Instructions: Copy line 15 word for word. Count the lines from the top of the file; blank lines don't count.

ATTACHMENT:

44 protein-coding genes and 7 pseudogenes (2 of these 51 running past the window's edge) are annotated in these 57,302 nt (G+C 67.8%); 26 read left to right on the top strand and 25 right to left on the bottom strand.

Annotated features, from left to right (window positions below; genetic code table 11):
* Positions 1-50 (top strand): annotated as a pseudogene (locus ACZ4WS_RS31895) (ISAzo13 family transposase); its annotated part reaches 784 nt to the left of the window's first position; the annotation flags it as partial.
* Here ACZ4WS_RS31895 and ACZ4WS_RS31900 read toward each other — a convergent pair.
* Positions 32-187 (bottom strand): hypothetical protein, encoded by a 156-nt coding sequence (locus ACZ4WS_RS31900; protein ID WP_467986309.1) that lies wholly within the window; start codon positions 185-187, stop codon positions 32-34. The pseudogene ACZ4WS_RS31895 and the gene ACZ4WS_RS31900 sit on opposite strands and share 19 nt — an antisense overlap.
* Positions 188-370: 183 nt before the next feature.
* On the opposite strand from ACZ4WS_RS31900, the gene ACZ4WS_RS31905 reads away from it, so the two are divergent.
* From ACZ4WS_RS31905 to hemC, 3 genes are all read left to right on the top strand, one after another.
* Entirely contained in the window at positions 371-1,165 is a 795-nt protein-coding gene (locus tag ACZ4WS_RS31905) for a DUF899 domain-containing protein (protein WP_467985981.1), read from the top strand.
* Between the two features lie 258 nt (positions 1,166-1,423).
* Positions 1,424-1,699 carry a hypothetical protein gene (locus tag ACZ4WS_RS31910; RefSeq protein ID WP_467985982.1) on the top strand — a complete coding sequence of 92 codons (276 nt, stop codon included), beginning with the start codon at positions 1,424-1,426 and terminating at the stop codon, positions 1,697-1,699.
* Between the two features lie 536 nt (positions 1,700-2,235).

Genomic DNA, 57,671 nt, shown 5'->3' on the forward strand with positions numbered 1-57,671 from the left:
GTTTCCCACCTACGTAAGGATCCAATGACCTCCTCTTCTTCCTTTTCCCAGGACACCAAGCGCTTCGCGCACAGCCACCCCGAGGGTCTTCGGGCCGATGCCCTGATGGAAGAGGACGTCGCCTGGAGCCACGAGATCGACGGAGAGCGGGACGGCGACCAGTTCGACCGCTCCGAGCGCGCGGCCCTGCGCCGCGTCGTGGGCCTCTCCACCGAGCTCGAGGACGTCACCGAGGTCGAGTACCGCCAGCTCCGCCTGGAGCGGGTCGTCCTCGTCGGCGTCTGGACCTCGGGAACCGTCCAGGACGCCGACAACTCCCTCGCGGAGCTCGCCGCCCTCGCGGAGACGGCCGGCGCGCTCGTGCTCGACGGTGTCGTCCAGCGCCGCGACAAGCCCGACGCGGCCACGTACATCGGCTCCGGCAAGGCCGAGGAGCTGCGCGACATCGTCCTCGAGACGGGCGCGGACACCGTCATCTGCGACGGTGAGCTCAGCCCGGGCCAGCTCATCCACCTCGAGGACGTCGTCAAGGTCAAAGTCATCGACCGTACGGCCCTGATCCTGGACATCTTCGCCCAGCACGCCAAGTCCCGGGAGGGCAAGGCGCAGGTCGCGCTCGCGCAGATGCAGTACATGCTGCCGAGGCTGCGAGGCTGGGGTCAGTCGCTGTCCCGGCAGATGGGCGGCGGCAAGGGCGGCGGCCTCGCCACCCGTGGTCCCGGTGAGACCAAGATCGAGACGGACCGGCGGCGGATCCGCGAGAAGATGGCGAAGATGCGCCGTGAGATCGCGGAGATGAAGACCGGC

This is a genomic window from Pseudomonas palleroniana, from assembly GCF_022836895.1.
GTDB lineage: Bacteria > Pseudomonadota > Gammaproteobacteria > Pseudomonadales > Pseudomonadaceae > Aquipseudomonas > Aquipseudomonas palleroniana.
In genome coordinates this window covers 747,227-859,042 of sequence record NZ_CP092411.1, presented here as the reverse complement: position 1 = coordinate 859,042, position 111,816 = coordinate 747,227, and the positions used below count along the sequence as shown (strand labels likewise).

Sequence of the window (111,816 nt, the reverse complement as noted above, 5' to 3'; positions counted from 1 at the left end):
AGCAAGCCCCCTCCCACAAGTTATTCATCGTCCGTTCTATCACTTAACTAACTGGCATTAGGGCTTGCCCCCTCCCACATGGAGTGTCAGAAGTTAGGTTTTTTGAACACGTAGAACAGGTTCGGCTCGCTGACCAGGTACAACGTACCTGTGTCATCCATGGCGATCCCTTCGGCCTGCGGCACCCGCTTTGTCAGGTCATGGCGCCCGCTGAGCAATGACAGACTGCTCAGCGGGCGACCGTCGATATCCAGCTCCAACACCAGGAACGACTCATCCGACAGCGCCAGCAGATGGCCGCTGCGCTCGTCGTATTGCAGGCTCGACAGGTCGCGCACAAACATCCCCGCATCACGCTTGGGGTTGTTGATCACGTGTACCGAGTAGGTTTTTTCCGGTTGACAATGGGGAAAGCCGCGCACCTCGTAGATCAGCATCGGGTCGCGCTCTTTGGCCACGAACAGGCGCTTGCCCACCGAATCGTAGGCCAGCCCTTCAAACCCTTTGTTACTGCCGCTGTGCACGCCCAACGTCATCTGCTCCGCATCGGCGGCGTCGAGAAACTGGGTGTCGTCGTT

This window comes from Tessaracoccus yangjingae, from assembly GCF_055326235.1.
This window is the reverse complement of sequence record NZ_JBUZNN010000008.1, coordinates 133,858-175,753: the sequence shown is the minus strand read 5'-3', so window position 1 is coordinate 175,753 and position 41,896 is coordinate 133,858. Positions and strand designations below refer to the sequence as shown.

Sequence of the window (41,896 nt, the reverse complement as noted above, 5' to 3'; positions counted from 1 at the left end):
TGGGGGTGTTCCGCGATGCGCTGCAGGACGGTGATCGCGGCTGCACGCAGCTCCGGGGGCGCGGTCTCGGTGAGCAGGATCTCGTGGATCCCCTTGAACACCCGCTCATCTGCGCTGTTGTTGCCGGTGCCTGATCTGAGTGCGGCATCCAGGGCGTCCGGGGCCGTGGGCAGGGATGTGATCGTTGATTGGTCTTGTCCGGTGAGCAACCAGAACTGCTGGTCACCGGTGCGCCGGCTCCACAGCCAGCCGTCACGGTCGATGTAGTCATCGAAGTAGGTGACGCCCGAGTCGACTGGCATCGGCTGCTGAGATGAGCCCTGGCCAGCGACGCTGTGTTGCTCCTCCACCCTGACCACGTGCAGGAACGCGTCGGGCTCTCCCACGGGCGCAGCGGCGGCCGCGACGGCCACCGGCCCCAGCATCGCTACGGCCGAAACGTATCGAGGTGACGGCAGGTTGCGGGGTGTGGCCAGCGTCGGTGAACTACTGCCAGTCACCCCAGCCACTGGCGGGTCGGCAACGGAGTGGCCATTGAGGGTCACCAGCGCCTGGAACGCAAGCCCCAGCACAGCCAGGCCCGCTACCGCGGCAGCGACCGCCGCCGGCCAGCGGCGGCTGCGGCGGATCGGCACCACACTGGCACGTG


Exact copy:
This is a genomic window from Pseudomonas palleroniana, from assembly GCF_022836895.1.